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A new digital IT blueprint for the everyday bank

Banks can leverage digital to become central in their customers’ everyday lives with the digital IT blueprint.


In the current banking climate, digital banking is an option banks simply cannot ignore. But integrating digital and physical channels within new operating models will not be easy, particularly when aging legacy and highly-entangled systems stand in the way. Success requires a new perspective of information technology (IT)—one that guides banks toward an agile, digital, legacy-light and dynamic IT function.

Accenture’s new blueprint recommends four steps banks can take to implement the eight components necessary for transformation into an Everyday Bank. By centering on customer engagement and facilitating a broader customer ecosystem of providers, an Everyday Bank can expect five to 10 times the number of customer interactions compared to traditional banks, along with valuable opportunities to satisfy changing customer demands, protect their turf, expand their footprint and grow their business.

Learn more about Accenture Banking.


Thriving in the digital world places new requirements on technology—from managing infrastructure and demand on networks, to increasing flexibility and automation, to using data as a strategic asset and winning the cyber-security battle. IT plays a significant and foundational role in whether or not banks will succeed.

More than just vital to increasing customer interaction and engagement, IT foundations that deliver the digital experience can reduce back-office effort by up to 80 percent, decrease application complexity and improve time-to-market by up to 50 percent.

Owing to the complexity of banking IT and the availability of enabling technology, the IT transformation journey to becoming an Everyday Bank will unfold in two waves:

  • Gradual evolution of core capabilities toward omni-channel with modernization of the overall banking architecture from core systems to data management, unleashing the full potential of a digital, paperless, simple and customer-centered banking experience.

  • Rapid “Copernican revolution” with a more radical adoption of unconventional technologies and architectures (such as new digital products, public cloud services, non-banking digital ecosystems and so forth), similar to what is occurring outside of the banking world.

Banks will need to manage both waves of the journey at the same time, preferably without duplication, guiding IT to converge on a new, ideal position in the digital world.


Considering the technology implications and requirements of the Everyday Bank, Accenture has conceptualized a new, structured digital IT blueprint comprised of eight components:

  • Omni-channel front-end

  • APIs

  • Business service integrator/bundler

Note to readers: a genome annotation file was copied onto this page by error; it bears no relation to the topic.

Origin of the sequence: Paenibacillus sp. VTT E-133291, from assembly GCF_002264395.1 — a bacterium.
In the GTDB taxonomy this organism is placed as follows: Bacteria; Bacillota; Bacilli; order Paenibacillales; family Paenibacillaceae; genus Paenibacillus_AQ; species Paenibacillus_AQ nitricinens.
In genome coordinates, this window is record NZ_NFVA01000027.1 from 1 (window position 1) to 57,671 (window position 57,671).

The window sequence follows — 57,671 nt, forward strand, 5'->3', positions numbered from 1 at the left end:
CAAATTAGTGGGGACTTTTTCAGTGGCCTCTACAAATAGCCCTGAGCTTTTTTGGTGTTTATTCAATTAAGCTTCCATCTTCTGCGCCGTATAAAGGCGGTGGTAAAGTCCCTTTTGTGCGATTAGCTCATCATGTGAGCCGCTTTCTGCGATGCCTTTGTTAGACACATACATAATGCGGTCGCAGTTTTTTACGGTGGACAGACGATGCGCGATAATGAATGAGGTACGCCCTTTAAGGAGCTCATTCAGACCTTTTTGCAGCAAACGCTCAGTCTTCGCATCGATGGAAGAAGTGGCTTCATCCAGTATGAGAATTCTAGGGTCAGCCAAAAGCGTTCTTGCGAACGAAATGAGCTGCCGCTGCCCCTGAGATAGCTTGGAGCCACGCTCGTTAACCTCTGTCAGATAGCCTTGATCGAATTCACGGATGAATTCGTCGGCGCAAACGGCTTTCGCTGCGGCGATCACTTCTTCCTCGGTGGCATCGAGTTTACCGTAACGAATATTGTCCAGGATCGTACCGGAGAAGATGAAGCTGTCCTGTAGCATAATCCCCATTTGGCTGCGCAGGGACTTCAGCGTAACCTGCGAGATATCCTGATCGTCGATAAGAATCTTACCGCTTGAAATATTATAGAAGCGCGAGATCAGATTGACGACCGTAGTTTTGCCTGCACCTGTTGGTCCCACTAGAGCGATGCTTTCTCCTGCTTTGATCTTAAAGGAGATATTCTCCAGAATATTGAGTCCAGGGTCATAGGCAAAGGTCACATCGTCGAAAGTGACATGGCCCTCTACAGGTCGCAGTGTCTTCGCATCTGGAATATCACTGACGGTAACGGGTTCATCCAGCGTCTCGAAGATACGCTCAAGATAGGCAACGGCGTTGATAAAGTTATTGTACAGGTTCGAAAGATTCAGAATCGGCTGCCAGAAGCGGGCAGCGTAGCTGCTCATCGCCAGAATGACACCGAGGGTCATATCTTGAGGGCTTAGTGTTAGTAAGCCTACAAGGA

• Real-time predictive analytics

  • Transactional factories (straight-through processing)

  • Lean governance

  • Active defense

  • Digital infrastructure

There are several ways banks can implement these components. While total renewal of the entire information system at once is an option—a very onerous and expensive one—our experience helping companies transform their IT environments to become digital businesses shows that a more practical approach is to implement the blueprint using four steps:

  1. Build “Digital Basics” to enable up-to-date sales and transactional offerings across digital channels

  2. Build advanced “Pure Digital” capabilities that are only available in digital channels

  3. Integrate new digital channels with transformed physical operations and analytics to drive an “Intelligent Omni-Channel” experience, providing insight-driven sales and service engagement across all customer touch-points

  4. Integrate financial and non-financial services to deliver the Everyday Bank vision to help meet the customer’s life needs wherever and how ever they interact with the bank

Banks can pinpoint where they are today on this path to determine how to proceed forward.


Banks that manage to become an Everyday Bank can deliver a cohesive customer experience—when and where the customer is—while running innovative, agile and secure IT operations with a lower cost to serve.

Digital-powered back-office and straight-through processing capabilities, for example, can help reduce back-office effort by 80 percent with the remaining 20 percent focused on post-production activities.

Digital-related simplifications can reduce the portfolio of managed applications by 50 to 70 percent (20 to 30 percent from optimizing core applications and becoming adaptive to the customer interaction context while 30 to 40 percent comes from moving all non-core applications into the cloud)—savings that can be used to finance improvements needed in the upper stack.

An open IT architecture for integration with ecosystem partners provides for on-the-fly deployment of new products, services and processes, and improves time-to-market by 40 to 50 percent.

These are just a few of the benefits banks stand to gain by implementing the new digital banking IT blueprint across the enterprise. Banks that do so will ultimately find their place at the center of customer ecosystems, helping customers make critical decisions in their daily lives.